Hanif Kureishi, an acclaimed contemporary British writer of Pakistani origin, is known to the Romanian reading public primarily through the translations (under the aegis of the Humanitas publishing house) of his novels Intimacy, The Buddha of Suburbia, The Nothing, Gabriel’s Gift and Something to Tell You. One of the foremost representatives of British postcolonial literature, Kureishi masterfully, and at times shockingly, explores the postmodern urban world of human desolation, loneliness and alienation, with the surgical precision and mercilessness of a “terrorist”, as he himself describes the writer and his artistic mission in an interview. Intimacy, in a classic Proustian or Joycean manner, offers a glimpse into twenty-four hours in the life of a middle-aged Londoner, Jay, who fed up with the monotony and routine of his marriage, decides to leave his wife and children in order to pursue a passionate sexual relationship with a younger lover. The novel thematizes such concerns as the clash between traditional values and (post)modern society, between individualism / narcissism and moral duty, morality versus amorality / immorality, and the inevitable alienation of the individual who experiences these conflicts. The present paper aims at offering a reading of Kureishi’s text starting from the writer’s claim that “I’ve never had any desire to be good. (…) I don’t like goodness particularly. I like passion.” From the vantage point of this confession we shall proceed to analyze Intimacy not as a moral handbook, but as the eternal plight of the human soul, caught between the painfulness of duty and the irresistible call of passion.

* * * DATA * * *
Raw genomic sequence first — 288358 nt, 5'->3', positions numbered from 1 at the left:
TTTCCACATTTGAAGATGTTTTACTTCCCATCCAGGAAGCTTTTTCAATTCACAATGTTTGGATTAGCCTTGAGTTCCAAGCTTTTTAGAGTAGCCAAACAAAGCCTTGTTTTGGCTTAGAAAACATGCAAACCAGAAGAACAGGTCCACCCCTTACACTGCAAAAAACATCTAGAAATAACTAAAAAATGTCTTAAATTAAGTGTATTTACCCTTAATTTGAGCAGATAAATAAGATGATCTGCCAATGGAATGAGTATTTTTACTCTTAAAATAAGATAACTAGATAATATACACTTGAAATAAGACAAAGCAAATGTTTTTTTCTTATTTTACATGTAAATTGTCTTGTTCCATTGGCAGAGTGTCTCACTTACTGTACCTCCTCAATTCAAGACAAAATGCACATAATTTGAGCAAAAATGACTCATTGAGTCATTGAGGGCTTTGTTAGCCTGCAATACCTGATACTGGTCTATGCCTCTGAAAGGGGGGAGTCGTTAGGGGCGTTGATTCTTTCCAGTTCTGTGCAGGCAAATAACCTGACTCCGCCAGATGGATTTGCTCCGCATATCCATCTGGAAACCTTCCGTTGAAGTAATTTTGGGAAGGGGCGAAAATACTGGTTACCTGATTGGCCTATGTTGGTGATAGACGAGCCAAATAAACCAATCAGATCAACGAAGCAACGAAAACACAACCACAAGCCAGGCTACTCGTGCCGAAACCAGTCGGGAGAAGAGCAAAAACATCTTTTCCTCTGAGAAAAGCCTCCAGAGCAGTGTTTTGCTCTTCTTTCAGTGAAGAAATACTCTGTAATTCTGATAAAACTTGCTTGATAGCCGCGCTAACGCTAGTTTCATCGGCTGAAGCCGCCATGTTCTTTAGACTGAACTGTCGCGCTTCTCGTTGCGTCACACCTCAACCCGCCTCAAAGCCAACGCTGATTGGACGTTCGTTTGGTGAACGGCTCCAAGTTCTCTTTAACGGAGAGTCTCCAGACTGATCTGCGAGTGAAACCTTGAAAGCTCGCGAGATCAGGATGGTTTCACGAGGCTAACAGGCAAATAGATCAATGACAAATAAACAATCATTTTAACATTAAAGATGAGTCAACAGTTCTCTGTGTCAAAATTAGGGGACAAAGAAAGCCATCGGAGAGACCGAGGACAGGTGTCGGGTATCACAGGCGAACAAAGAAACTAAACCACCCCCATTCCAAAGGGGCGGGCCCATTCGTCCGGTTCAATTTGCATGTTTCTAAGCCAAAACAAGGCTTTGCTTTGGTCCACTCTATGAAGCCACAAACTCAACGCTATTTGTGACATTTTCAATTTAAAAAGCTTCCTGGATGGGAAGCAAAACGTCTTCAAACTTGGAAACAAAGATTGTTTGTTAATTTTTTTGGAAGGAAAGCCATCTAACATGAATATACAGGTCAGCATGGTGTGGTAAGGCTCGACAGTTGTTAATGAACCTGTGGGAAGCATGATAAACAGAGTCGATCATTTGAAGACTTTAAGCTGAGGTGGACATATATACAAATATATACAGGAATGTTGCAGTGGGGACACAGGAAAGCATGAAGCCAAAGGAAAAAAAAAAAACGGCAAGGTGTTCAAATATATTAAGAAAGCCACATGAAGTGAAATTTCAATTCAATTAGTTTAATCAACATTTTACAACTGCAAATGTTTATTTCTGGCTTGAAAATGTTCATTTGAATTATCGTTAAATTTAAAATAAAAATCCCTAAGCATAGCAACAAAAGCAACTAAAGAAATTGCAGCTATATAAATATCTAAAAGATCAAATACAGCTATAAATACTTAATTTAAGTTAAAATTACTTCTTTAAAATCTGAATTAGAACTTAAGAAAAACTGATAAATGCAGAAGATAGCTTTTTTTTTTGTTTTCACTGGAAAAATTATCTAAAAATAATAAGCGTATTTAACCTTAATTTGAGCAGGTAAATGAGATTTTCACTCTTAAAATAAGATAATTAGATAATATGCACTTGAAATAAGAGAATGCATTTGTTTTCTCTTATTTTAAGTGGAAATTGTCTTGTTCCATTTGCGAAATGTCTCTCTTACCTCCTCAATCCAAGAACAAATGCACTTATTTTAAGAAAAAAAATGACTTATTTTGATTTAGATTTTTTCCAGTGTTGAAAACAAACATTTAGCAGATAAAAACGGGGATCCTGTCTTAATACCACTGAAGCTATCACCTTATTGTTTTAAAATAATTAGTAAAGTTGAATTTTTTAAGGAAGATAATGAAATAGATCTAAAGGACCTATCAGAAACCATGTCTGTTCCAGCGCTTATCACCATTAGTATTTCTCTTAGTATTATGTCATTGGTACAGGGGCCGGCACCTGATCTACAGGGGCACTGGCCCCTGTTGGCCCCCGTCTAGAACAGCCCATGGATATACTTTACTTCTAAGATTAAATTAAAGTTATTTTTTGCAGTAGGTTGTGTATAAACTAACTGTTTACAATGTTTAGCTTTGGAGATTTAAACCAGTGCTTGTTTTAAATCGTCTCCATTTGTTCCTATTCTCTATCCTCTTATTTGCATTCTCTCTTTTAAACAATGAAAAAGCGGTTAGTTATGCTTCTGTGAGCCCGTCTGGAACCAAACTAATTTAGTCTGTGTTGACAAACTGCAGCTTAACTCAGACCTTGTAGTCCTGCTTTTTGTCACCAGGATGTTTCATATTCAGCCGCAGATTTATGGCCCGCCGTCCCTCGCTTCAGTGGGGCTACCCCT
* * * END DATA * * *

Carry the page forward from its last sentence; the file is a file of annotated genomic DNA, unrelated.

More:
The purpose of this paper is to reflect upon the ways the same animals depicted in Lucian Blaga’s poetry and Vasile Voiculescu’s respectively are shaped based on comparison. On the one hand, the animals in Blaga’s works get a metaphorical pattern, while, on the other hand, those in Voiculescu’s poetry keep the ordinary meaning. While in Voiculescu’s case animals are part of the traditional setting, Blaga gives them symbolic and transcendental meanings.